A robust year for Swedish cinema

The Swedish Film Institute has released figures relating to the Swedish film industry and how it performed last year.

The Swedish Film Institute has released figures relating to the Swedish film industry and how it performed last year.

In 2012, 42 feature-length Swedish films were released in Sweden, on a par with 2009-2010, and a little up on 2011’s total. The number of documentaries was slightly down on previous years, although the amount of fiction films made was up on 2011’s figure.

A robust year for Swedish cinema
The Hotel

There were well over 4 million admissions to Swedish film in the country during 2012, the second highest over the last five years. Swedish film took 22.1% of the market share, up nearly 3%, demonstrating Swedish cinema goers’ desire to see ‘home-grown’ productions.

Swedish film abroad benefitted from a new film agreement, one of the aims of which is for Swedish film to have representation across ten important film festivals a year. A respectable nine out of ten was achieved by the end of 2012. A significant leap also occurred in admissions for Swedish film abroad, up by 64% on the previous year.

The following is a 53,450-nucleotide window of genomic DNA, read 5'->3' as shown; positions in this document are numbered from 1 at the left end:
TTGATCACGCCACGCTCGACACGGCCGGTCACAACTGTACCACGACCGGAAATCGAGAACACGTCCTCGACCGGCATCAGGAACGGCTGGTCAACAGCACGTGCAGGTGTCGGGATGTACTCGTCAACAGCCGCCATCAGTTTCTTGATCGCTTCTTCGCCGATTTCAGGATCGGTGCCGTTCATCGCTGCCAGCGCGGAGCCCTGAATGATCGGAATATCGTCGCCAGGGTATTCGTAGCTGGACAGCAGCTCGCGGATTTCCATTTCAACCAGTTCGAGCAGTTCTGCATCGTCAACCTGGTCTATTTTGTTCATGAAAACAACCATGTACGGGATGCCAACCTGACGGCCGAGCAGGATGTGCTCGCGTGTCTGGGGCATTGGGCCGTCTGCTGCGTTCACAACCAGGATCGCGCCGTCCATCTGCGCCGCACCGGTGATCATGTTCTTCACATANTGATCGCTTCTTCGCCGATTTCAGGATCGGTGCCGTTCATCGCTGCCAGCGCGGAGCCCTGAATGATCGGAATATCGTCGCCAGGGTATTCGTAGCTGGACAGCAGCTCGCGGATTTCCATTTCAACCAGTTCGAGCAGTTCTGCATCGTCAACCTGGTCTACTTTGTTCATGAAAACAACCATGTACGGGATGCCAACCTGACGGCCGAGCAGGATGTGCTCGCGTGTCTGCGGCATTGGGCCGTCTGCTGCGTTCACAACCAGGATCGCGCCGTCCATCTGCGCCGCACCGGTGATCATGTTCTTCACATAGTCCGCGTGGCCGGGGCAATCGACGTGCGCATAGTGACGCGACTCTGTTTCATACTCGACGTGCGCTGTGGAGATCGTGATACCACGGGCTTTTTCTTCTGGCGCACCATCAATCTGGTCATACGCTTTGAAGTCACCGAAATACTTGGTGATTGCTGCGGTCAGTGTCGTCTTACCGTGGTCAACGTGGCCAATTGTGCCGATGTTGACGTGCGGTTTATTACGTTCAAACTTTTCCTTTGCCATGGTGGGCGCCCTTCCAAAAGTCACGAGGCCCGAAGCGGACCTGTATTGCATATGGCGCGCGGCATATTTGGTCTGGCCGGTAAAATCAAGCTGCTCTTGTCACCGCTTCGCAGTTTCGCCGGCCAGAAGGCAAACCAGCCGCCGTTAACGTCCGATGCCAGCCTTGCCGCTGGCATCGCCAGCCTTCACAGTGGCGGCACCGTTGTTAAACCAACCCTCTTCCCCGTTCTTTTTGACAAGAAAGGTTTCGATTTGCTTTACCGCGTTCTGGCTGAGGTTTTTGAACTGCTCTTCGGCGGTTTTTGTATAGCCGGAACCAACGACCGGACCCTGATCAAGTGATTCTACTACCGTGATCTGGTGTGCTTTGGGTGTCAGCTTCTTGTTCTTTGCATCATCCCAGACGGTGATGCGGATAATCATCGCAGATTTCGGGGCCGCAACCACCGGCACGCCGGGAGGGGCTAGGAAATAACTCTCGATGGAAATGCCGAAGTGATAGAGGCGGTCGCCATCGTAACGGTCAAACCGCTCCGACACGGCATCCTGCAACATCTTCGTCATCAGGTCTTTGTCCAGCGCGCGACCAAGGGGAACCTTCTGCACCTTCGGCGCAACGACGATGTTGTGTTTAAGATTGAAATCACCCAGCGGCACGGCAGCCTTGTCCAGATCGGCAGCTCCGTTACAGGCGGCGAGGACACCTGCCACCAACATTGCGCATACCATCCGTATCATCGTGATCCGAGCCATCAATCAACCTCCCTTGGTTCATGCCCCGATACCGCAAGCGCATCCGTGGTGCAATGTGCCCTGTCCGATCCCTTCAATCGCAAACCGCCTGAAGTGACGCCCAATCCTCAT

Perhaps surprisingly given these robust statistics it was found that, of the average 80 feature-length films a year watched by Swedes, just two of these were watched at the cinema. With the majority of the remainder being seen on TV channels, around 4% were viewed through video-on-demand services, a figure that has doubled since the last survey.

It will be interesting to see how things shape up by the end of 2013, with films such as Lisa Langseth's Hotell (pictured) adding to Sweden's feature film output.

A robust year for Swedish cinema
The Hotel

The Swedish Film Institute has released figures relating to the Swedish film industry and how it performed last year.

In 2012, 42 feature-length Swedish films were released in Sweden, on a par with 2009-2010, and a little up on 2011’s total. The number of documentaries was slightly down on previous years, although the amount of fiction films made was up on 2011’s figure.

There were well over 4 million admissions to Swedish film in the country during 2012, the second highest over the last five years. Swedish film took 22.1% of the market share, up nearly 3%, demonstrating Swedish cinema goers’ desire to see ‘home-grown’ productions.

Swedish film abroad benefitted from a new film agreement, one of the aims of which is for Swedish film to have representation across ten important film festivals a year. A respectable nine out of ten was achieved by the end of 2012. A significant leap also occurred in admissions for Swedish film abroad, up by 64% on the previous year.

Perhaps surprisingly given these robust statistics it was found that, of the average 80 feature-length films a year watched by Swedes, just two of these were watched at the cinema. With the majority of the remainder being seen on TV channels, around 4% were viewed through video-on-demand services, a figure that has doubled since the last survey.

It will be interesting to see how things shape up by the end of 2013, with films such as Lisa Langseth's Hotell (pictured) adding to Sweden's feature film output.

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